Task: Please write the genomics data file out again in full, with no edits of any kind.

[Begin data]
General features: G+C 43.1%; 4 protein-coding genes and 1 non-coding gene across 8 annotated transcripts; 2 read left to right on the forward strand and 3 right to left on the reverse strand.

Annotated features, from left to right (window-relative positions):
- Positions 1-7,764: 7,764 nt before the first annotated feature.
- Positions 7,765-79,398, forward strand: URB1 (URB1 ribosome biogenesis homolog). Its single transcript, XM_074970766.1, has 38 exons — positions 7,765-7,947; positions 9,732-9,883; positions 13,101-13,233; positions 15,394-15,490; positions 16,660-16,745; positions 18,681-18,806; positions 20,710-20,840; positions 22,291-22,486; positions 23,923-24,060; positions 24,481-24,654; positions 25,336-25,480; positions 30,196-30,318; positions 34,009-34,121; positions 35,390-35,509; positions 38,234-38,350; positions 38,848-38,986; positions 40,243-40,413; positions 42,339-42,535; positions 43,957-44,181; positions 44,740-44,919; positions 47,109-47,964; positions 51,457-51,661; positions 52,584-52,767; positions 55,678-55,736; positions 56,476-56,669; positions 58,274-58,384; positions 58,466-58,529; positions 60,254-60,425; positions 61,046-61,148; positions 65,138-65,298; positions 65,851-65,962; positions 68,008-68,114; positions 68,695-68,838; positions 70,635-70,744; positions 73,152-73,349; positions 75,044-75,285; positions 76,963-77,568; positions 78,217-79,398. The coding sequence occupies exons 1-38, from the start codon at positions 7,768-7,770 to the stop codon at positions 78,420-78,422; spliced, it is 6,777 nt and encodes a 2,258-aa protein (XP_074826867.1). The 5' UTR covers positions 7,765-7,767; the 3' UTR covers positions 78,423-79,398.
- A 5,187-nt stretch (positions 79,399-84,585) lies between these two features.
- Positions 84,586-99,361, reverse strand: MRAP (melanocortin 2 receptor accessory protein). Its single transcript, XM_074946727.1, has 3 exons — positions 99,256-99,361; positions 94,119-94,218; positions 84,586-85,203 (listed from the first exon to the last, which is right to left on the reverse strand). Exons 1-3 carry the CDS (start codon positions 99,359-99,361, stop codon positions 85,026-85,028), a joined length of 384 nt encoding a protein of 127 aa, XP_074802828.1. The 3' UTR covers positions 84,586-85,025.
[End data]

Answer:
General features: G+C 43.1%; 4 protein-coding genes and 1 non-coding gene across 8 annotated transcripts; 2 read left to right on the forward strand and 3 right to left on the reverse strand.

Annotated features, from left to right (window-relative positions):
- Positions 1-7,764: 7,764 nt before the first annotated feature.
- Positions 7,765-79,398, forward strand: URB1 (URB1 ribosome biogenesis homolog). Its single transcript, XM_074970766.1, has 38 exons — positions 7,765-7,947; positions 9,732-9,883; positions 13,101-13,233; positions 15,394-15,490; positions 16,660-16,745; positions 18,681-18,806; positions 20,710-20,840; positions 22,291-22,486; positions 23,923-24,060; positions 24,481-24,654; positions 25,336-25,480; positions 30,196-30,318; positions 34,009-34,121; positions 35,390-35,509; positions 38,234-38,350; positions 38,848-38,986; positions 40,243-40,413; positions 42,339-42,535; positions 43,957-44,181; positions 44,740-44,919; positions 47,109-47,964; positions 51,457-51,661; positions 52,584-52,767; positions 55,678-55,736; positions 56,476-56,669; positions 58,274-58,384; positions 58,466-58,529; positions 60,254-60,425; positions 61,046-61,148; positions 65,138-65,298; positions 65,851-65,962; positions 68,008-68,114; positions 68,695-68,838; positions 70,635-70,744; positions 73,152-73,349; positions 75,044-75,285; positions 76,963-77,568; positions 78,217-79,398. The coding sequence occupies exons 1-38, from the start codon at positions 7,768-7,770 to the stop codon at positions 78,420-78,422; spliced, it is 6,777 nt and encodes a 2,258-aa protein (XP_074826867.1). The 5' UTR covers positions 7,765-7,767; the 3' UTR covers positions 78,423-79,398.
- A 5,187-nt stretch (positions 79,399-84,585) lies between these two features.
- Positions 84,586-99,361, reverse strand: MRAP (melanocortin 2 receptor accessory protein). Its single transcript, XM_074946727.1, has 3 exons — positions 99,256-99,361; positions 94,119-94,218; positions 84,586-85,203 (listed from the first exon to the last, which is right to left on the reverse strand). Exons 1-3 carry the CDS (start codon positions 99,359-99,361, stop codon positions 85,026-85,028), a joined length of 384 nt encoding a protein of 127 aa, XP_074802828.1. The 3' UTR covers positions 84,586-85,025.